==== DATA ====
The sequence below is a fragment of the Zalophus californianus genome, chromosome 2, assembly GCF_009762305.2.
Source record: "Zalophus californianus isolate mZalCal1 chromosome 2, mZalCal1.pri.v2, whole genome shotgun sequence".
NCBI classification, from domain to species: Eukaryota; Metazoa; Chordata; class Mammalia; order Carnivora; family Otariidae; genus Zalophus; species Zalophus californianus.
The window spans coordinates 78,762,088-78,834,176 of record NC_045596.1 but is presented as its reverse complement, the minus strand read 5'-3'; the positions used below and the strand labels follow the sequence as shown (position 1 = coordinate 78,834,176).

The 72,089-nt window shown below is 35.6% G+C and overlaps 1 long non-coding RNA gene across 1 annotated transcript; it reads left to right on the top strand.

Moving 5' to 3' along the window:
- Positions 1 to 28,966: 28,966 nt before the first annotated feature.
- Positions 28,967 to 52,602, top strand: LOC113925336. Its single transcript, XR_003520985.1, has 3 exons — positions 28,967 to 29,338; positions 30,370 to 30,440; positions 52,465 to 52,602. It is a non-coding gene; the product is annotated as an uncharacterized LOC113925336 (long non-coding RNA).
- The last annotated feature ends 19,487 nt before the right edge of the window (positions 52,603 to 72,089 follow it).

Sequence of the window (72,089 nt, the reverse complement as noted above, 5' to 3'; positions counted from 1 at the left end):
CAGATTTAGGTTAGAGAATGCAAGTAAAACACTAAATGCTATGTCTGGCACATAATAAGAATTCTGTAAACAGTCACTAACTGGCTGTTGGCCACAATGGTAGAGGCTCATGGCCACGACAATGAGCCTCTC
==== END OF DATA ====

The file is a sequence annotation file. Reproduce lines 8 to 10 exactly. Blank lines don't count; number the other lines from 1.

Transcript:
- Positions 28,967 to 52,602, top strand: LOC113925336. Its single transcript, XR_003520985.1, has 3 exons — positions 28,967 to 29,338; positions 30,370 to 30,440; positions 52,465 to 52,602. It is a non-coding gene; the product is annotated as an uncharacterized LOC113925336 (long non-coding RNA).
- The last annotated feature ends 19,487 nt before the right edge of the window (positions 52,603 to 72,089 follow it).

Sequence of the window (72,089 nt, the reverse complement as noted above, 5' to 3'; positions counted from 1 at the left end):